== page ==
TYAN PARKER DOMINGUEZ joined the USC faculty in 2001 after working with children, families and adults in inpatient and outpatient medical settings, as well as community mental health clinics.
Her research focuses on persistent racial/ethnic disparities in infant mortality, pre-term delivery and low birthweight. Specific projects emphasize the psychosocial and biological impact of stress on pregnancy, as well as the role that racism-related stressors might play in perpetuating health disparities. She has presented her research at symposia hosted by the New York Academy of Medicine, Society for Maternal/Fetal Medicine, American Public Health Association, Society for Behavioral Medicine and the American Psychosomatic Society.
Parker Dominguez has served on the Centers for Disease Control’s Racism and Health Workgroup and the U.S. Secretary of Health and Human Services’ Advisory Committee on Infant Mortality. She also appears in the award-winning PBS documentary series "Unnatural Causes: Is Inequality Making Us Sick," which was honored with the 2009 National Academies of Health Award for Outstanding Scientific TV/Radio Programming.
Parker Dominguez chairs the board of directors of the California Black Women’s Health Project, a statewide health advocacy organization, co-chairs the Improving Pregnancy Outcomes Committee of the American Public Health Association’s (APHA) Maternal and Child Health section, and was recently elected to APHA’s Governing Council. In 2007, she was named the Maternal and Child Health Section’s Young Professional of the Year.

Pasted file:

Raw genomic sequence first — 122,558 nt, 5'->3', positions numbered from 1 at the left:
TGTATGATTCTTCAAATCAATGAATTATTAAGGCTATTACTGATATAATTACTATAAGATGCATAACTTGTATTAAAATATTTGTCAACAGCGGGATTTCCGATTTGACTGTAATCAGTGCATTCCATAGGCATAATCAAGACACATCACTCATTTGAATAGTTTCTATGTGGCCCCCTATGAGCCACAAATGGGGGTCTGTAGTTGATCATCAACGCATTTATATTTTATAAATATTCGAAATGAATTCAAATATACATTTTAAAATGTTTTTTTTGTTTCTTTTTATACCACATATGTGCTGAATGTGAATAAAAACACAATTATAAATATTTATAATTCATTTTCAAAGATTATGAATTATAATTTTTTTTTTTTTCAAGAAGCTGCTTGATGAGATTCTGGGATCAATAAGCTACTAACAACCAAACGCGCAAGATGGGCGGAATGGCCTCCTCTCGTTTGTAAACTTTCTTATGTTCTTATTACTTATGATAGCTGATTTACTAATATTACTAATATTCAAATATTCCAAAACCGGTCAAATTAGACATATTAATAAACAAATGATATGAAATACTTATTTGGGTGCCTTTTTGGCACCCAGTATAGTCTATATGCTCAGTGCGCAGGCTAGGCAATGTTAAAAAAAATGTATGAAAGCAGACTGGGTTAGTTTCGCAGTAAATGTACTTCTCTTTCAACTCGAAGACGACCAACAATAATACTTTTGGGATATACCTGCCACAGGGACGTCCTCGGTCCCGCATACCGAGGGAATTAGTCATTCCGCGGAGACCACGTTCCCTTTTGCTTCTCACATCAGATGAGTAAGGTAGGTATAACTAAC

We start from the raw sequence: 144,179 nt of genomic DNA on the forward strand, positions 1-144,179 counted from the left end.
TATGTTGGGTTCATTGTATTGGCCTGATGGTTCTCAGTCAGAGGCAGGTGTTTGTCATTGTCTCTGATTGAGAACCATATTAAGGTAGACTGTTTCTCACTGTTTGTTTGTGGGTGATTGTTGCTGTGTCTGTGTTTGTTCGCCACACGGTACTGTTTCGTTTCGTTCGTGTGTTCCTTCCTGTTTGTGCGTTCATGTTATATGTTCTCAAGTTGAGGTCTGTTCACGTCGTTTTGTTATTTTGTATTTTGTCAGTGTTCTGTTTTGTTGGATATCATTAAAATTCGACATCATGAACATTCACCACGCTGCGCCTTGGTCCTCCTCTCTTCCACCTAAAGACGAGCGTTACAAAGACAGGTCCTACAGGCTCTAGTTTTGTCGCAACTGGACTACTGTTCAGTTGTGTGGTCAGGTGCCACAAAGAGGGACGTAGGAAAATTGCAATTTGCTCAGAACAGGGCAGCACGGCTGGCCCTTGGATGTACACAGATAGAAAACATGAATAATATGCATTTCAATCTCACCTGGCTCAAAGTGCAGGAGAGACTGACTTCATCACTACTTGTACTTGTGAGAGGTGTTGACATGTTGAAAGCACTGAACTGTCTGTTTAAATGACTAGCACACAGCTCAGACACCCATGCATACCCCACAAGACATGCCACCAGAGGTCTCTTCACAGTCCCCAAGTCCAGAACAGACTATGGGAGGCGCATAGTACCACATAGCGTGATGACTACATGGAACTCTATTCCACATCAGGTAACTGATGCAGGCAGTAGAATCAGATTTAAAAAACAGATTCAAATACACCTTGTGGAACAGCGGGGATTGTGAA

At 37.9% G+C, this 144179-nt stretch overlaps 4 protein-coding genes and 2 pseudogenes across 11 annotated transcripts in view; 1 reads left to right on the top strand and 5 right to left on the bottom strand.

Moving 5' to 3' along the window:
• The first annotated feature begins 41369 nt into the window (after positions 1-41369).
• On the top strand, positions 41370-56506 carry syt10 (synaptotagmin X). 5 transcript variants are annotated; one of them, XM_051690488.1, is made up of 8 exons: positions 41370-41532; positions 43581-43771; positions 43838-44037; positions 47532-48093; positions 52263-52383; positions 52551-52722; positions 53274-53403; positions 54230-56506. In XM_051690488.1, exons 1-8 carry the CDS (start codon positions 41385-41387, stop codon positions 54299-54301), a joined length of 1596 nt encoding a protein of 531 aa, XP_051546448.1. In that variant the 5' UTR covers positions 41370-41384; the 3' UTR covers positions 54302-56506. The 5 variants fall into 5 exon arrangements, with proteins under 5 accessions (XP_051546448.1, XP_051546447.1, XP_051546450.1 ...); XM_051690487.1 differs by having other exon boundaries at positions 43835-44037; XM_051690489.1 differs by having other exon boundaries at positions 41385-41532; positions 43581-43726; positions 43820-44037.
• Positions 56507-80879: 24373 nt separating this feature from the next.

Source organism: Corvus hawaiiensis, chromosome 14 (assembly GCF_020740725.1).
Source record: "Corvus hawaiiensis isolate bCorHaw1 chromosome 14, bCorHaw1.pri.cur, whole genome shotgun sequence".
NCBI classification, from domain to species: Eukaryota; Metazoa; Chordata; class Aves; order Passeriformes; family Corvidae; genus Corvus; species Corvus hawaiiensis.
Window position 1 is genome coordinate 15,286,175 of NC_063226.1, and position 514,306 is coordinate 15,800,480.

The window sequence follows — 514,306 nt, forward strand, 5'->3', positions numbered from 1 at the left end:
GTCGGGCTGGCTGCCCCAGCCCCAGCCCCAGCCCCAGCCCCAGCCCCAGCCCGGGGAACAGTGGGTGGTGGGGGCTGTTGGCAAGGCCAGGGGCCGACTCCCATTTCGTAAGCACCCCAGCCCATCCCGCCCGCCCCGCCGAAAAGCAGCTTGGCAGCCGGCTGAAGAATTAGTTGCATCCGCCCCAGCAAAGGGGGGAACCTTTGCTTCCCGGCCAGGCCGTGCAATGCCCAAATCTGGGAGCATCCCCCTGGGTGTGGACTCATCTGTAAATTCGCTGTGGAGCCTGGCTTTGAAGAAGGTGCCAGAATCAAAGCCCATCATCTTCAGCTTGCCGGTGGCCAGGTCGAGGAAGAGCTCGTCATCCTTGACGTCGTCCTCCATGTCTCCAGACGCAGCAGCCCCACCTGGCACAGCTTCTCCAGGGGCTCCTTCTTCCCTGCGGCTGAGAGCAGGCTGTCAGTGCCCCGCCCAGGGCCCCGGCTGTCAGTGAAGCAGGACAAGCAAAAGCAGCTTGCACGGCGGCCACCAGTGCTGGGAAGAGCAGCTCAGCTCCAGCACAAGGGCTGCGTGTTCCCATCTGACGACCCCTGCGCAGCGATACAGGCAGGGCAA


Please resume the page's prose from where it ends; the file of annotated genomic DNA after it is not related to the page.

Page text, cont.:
Co-Coordinator of the Human Behavior in the Social Environment sequence and the Families and Children concentration for the Virtual Academic Center, Parker Dominguez serves as the faculty sponsor of the Christian Caucus and teaches human behavior theory and life span development, program planning and program evaluation.
While Dr. Tyan Parker Dominguez was still in school, she discovered a journal article that would come to define the course of her research trajectory. Published in Ethnicity & Disease, it was titled “Bad Outcomes in Black Babies: Race or Racism?” Parker Dominguez was astonished to see the word “racism” in the title of a peer-reviewed paper. The authors posited that the ill effects of racism in society contributed to poor birth outcomes in African American women, and Parker Dominguez was immediately taken by the notion that social environment could have such a powerful effect on physical well-being.